what we do with our power

god be with you

So we are rolling towards Lent and following the lectionary to help us learn about God, ask big questions, and explore what it means to be human and alive in this world. And today’s passage does exactly that so this morning we’ll be talking about:

that incredulous thing jesus did
the things we do
a question


So, there is a story in the Bible,
its from the Gospel according to Mark,
you heard it earlier on in the service,

and this one takes place sometime after last week’s story
– you can find that message in our podcasts –
and it’s set in what’s called “a meeting place.”
We can think of it as this make-shift synagogue of sorts,
a place like the local hockey rink or community hall where people from the area could gather to worship on the Sabbath.

And on this particular Sabbath, Jesus has come into town to teach.

Now we’re not told what he’s preaching about, but we can assume its something to do with what he always talks about: God’s Kingdom, that term Jesus used to talk about this world, right here and right now, repaired and restored, and brought back to wholeness – a world where everyone has a place and everyone has enough.

And so Jesus is talking about that world and what it means to be a part of it,
inviting people into this new spirituality of his,
and he is,
as we like to imagine,
bringing the house down.

He’s re-arranging the air,
he’s dropping the mic every other sentence,
people are busy taking notes and live tweeting as their minds are blown and hearts expanded,
they’re being challenged and inspired by these fresh new words and ideas that seem more holy and more reverent than anything they’ve ever heard before,

and then …
and then the thing happens that every preacher will say ‘Im glad something like this has never happened to me!’ but secretly wishes something like this did happen to them.

Right in the middle of a sentence in the middle of a sermon,
this man in the crowd stands up and interrupts Jesus, yelling:
“What business do you have here with us, Jesus of Nazareth?
I know what you’re up to! You’re the Holy One of God, and you’ve come to destroy us!”

Now we’re told,
depending on what translation you’re using,
that the man is either “deeply disturbed”, has an “unclean spirit”, or was “possessed by an evil spirit.”


Now lets pull over here for a second.
We need to pull over because we’re not used to processing this stories of possessions and evil spirits. So to help us out, there are a two things I want to offer us to help us hold the foreign, strange and weird parts of the Bible.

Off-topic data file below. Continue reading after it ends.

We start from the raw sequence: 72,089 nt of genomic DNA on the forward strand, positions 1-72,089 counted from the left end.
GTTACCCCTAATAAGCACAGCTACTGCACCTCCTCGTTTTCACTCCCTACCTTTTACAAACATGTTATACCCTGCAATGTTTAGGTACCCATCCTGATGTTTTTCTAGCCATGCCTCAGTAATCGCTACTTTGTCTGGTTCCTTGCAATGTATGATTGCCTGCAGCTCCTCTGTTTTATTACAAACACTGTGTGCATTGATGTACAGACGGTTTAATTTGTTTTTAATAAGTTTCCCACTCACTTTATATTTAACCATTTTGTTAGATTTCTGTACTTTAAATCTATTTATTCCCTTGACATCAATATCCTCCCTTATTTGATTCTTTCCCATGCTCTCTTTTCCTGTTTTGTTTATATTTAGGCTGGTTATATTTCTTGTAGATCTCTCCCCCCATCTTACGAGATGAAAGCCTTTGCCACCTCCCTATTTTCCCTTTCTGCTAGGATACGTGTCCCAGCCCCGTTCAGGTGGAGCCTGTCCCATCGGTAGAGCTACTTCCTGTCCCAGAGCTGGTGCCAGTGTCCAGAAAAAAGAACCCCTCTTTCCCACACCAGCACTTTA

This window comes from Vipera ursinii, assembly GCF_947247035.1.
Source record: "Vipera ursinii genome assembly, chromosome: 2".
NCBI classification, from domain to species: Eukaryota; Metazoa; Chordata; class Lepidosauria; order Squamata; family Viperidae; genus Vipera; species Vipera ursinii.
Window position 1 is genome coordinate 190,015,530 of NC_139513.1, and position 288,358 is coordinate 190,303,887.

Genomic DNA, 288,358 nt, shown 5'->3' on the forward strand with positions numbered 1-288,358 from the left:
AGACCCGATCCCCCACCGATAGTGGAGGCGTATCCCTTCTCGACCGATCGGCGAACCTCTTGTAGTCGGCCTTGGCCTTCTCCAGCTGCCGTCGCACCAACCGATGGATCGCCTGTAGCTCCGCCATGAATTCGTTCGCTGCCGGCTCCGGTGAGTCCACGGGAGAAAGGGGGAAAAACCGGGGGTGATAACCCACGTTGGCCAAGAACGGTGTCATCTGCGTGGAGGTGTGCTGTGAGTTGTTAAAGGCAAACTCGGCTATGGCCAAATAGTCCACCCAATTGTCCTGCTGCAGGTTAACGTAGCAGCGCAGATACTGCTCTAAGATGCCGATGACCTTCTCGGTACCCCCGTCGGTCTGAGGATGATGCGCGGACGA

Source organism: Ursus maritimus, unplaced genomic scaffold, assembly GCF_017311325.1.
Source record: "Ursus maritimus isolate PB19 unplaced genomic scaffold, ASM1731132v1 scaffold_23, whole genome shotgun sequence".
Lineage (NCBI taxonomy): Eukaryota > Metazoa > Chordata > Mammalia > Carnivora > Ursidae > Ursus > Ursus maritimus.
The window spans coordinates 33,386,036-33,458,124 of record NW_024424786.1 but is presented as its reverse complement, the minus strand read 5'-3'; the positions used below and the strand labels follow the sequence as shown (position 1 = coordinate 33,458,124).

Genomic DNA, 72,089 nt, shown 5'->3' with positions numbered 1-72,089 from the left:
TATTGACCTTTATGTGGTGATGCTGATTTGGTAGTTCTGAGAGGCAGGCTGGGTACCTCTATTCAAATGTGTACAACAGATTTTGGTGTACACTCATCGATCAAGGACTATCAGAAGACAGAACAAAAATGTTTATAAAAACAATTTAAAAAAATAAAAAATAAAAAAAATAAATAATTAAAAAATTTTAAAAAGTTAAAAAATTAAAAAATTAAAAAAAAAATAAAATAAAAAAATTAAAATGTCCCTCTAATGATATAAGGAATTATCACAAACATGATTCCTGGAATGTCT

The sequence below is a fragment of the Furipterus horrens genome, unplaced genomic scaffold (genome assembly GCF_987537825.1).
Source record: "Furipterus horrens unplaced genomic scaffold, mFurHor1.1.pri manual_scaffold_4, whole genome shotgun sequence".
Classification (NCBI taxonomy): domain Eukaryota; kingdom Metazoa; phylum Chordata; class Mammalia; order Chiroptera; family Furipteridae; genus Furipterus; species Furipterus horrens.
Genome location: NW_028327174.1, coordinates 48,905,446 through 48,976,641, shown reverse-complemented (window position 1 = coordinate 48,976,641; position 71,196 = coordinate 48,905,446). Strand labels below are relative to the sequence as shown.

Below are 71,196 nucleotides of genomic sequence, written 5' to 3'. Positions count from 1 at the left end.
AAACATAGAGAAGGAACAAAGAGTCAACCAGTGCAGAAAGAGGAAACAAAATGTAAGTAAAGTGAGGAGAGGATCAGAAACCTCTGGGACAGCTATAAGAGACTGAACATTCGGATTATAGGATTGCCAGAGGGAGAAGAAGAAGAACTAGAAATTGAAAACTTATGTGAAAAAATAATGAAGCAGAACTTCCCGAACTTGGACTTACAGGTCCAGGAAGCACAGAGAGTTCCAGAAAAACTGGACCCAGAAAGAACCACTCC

Lets acknowledge that this is a primitive text.
It was written 2000 years ago.
Its as far removed from us and our understanding of the world, as people in the year 4000 are from us.
It is going to be strange, foreign, and mysterious, and that is ok.
Let it be that.
So while its essential to know the context, we also can’t know, won’t know, and don’t have to know exactly what references like this mean.

Even though we can’t don’t, and won’t know, we are allowed to play with it.
Scripture is meant to be played with.
Thats actually a pretty healthy way to hold the thing.
It lets the text read us while we read it.
So if were to play with this part of the story, we could go a few different ways:

Does the disturbed man have some mental health problems which allows us to read this healing not as a spiritualization of mental heath, thereby implying it can be prayed away, but as the reconciliation and restoration of that marginalized and misunderstood man back into community? Sure, that’ll preach.

Is Mark talking about the voices within us, those false narratives and labels,
those things that try to control us and possess our life? Sure, that’d work too.

Is this just a reflection of their ancient more primitive cosmology or understanding of the world? Sure, that’ll preach too.

In any case, whenever we come up with something hard and weird in these stories, our job isn’t to get rid of that tension, but to live within it.
Our job is to embrace the grace of mystery and play with it, letting the Spirit offer some wisdom to us in our own time and place.

Are you with me?


So take it however its speaking to you right now,
but in any case,
we’re told that Jesus replies to the man “Quiet! Get out of him!” and that the affliction makes the guy convulse around for awhile until it finally leaves him,
flying out the window like a Dementor.

And here’s where we’re pulling over for the rest of the morning because this whole thing is kind of strange isn’t it?

But here’s the even stranger part: the strange part of this story isn’t the healing of that man.

The strange part of this story is that when the man was healed,
when he was freed from whatever it was that was within him,
we’re told that the people were “incredulous.”

Why incredulous?
Why not shocked, amazed, struck with wonder, or at the very least wtf?!
Why would the crowds, after seeing Jesus do his first miracle, be incredulous?
Why would they be upset at what just happened?


Well, to get that, we need to enter into the world of first century exorcism.

the term we use today to describe the act of healing people from whatever it is that possesses them, was, in the first century a cottage industry – it was an established and recognized practice.
There were literally hundreds of people walking around offering these kinds of healings.
Some would attribute this power to a god, while others would attribute the power to themselves,